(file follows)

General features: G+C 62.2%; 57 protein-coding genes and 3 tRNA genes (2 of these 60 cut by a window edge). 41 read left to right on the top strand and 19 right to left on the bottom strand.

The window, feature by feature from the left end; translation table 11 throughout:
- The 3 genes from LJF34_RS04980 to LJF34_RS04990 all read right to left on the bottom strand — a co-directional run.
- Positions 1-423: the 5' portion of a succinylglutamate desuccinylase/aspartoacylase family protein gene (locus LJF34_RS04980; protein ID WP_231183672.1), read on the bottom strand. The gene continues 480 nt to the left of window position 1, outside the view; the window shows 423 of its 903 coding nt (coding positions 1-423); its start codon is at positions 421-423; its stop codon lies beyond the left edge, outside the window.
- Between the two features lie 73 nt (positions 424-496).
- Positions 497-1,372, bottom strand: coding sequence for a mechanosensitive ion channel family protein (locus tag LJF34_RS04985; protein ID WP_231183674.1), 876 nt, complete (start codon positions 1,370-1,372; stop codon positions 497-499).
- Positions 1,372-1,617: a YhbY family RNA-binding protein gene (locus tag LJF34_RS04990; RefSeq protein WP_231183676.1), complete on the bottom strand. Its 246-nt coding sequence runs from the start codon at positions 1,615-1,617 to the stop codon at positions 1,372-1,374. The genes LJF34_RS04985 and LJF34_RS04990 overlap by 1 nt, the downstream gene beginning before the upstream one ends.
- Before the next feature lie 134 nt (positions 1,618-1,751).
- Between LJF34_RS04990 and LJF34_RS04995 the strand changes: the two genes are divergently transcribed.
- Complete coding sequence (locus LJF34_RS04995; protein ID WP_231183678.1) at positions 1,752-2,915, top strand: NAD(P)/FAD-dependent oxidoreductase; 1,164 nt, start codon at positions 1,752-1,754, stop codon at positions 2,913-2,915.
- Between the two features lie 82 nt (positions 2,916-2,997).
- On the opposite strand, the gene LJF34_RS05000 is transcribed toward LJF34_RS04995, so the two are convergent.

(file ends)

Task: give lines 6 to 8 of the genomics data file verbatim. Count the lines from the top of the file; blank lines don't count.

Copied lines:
- Positions 497-1,372, bottom strand: coding sequence for a mechanosensitive ion channel family protein (locus tag LJF34_RS04985; protein ID WP_231183674.1), 876 nt, complete (start codon positions 1,370-1,372; stop codon positions 497-499).
- Positions 1,372-1,617: a YhbY family RNA-binding protein gene (locus tag LJF34_RS04990; RefSeq protein WP_231183676.1), complete on the bottom strand. Its 246-nt coding sequence runs from the start codon at positions 1,615-1,617 to the stop codon at positions 1,372-1,374. The genes LJF34_RS04985 and LJF34_RS04990 overlap by 1 nt, the downstream gene beginning before the upstream one ends.
- Before the next feature lie 134 nt (positions 1,618-1,751).